The Atlanta Braves clinched their first World Series title since 1995 after crushing the Houston Astros 7-0 at Minute Maid Park for a 4-2 series win.
Jorge Soler’s three-run homer in the third inning got Atlanta going, while further home runs by Dansby Swanson and Freddie Freeman kept them in control.
Braves starting pitcher Max Fried played his part as he kept the Astros quiet for six scoreless innings.
And the bullpen did its job as the visitors closed out a memorable win.
It is a fourth Fall Classic title for the franchise, who won in 1914 as the Boston Braves and 1957 as the Milwaukee Braves before moving to Atlanta in 1966.
Houston started with rookie Luis Garcia pitching on short rest, but it fell apart in the top of the third when Ozzie Albies singled and Eddie Rosario walked, setting the stage for Soler to launch an enormous hit over left centre field.
With Minute Maid Park’s retractable roof open, it disappeared over the railway tracks and out of the ballpark – also spelling the end of Garcia’s night.
But the Braves came alive again in the fifth with Swanson’s two-run homer to left field off reliever Cristian Javier, before Freeman’s RBI double off Great Britain international Blake Taylor made it 6-0, and Freeman added a solo shot of his own off Ryne Stanek in the seventh.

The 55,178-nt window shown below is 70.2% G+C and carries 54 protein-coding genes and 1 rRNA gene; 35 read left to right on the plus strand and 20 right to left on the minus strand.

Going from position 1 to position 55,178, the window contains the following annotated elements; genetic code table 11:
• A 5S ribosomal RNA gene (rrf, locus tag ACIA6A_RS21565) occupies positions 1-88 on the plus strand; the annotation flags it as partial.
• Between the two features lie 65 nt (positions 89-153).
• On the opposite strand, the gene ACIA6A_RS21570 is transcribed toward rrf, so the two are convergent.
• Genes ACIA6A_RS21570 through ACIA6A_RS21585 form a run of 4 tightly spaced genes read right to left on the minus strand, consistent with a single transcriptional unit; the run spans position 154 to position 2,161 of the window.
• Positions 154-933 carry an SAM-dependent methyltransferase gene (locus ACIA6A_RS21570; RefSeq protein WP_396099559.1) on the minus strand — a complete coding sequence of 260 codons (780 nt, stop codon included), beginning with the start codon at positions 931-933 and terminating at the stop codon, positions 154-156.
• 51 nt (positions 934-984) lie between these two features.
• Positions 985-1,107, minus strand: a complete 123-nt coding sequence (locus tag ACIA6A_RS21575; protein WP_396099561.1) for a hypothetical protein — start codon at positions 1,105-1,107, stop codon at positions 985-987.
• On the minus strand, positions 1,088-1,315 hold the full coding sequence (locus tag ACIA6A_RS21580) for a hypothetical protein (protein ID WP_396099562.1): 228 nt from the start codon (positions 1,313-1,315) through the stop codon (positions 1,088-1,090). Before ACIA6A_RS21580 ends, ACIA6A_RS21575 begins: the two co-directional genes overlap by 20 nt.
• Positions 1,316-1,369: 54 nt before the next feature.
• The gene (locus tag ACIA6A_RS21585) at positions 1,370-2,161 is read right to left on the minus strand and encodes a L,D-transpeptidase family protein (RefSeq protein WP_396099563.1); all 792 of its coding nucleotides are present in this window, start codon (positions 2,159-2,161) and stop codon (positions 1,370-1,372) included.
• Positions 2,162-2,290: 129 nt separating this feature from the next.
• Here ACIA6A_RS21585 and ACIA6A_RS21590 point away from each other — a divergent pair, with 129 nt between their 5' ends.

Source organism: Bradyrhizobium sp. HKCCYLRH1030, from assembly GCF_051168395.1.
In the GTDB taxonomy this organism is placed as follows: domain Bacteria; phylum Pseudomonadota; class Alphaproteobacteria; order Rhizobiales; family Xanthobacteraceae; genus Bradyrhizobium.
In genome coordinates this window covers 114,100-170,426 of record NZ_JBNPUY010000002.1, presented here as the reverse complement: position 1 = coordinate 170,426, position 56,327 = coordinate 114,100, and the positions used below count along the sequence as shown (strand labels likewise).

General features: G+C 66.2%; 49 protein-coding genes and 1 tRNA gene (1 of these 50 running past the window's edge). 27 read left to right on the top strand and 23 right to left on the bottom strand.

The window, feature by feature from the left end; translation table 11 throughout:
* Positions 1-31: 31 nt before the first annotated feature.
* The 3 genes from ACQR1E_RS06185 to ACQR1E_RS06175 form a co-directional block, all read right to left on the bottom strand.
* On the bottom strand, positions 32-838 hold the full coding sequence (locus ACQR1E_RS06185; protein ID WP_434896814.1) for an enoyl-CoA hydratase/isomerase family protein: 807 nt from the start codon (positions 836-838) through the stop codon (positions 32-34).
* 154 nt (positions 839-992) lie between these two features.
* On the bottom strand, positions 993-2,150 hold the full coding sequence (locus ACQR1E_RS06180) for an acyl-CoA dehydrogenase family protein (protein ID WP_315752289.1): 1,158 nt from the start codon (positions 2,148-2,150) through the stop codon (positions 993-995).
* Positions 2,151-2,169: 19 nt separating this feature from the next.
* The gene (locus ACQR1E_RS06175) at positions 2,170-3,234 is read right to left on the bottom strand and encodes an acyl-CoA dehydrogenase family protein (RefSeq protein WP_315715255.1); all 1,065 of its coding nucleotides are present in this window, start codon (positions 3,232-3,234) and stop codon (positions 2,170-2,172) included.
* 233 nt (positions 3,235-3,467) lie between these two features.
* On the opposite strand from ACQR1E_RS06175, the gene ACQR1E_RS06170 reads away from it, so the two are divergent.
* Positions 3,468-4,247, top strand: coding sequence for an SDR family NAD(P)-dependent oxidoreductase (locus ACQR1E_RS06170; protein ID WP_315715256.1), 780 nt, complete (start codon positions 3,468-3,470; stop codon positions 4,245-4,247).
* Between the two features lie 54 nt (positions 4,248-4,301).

The Astros were making their third World Series appearance in five years, but their bats stayed cold all night as Jose Altuve’s two homers in games two and five were their only home runs all series.
Since their last championship in 1995, the Braves have twice moved stadiums, had a change of ownership and been punished by Major League Baseball (MLB) for breaching rules on international signings.
But a man who has seen it all come and go is manager Brian Snitker, who has been with the Braves organisation since 1977 as player and coach, serving many years managing minor league teams before becoming the major league skipper in 2016.
After moving to Truist Park in 2017, Atlanta have won four successive National League (NL) East division titles under Snitker, with fans hoping for a new era of dominance similar to that which brought them 14 division wins between 1991 and 2005.
Success in 2021, achieved despite serious injury problems, has also been a fitting tribute to MLB and Braves legend Hank Aaron, formerly the all-time home run record holder, who died in January aged 86.
While the Braves will hope this title is the first of many, they may have to face the future without first baseman Freeman, who now qualifies for free agency, as does Astros shortstop Carlos Correa.
And in an era when Washington’s NFL team have dropped their “Redskins” suffix, and MLB’s Cleveland Indians will become the Cleveland Guardians in 2022, the national publicity and prominence of a World Series win will undoubtedly increase the pressure on Atlanta to change a nickname which activists feel is offensive towards Native Americans.
Bigger changes may also be in the air, as MLB’s current collective bargaining agreement between the 30 teams and the players’ association expires on 1 December after four years.
Many reports have suggested that a move to a universal designated hitter is likely – as currently used in the American League, but not the NL where the pitchers bat.
But while fans roll their eyes as millionaire players argue with billionaire owners over financial matters, no-one expects the negotiations to be straightforward, or quick.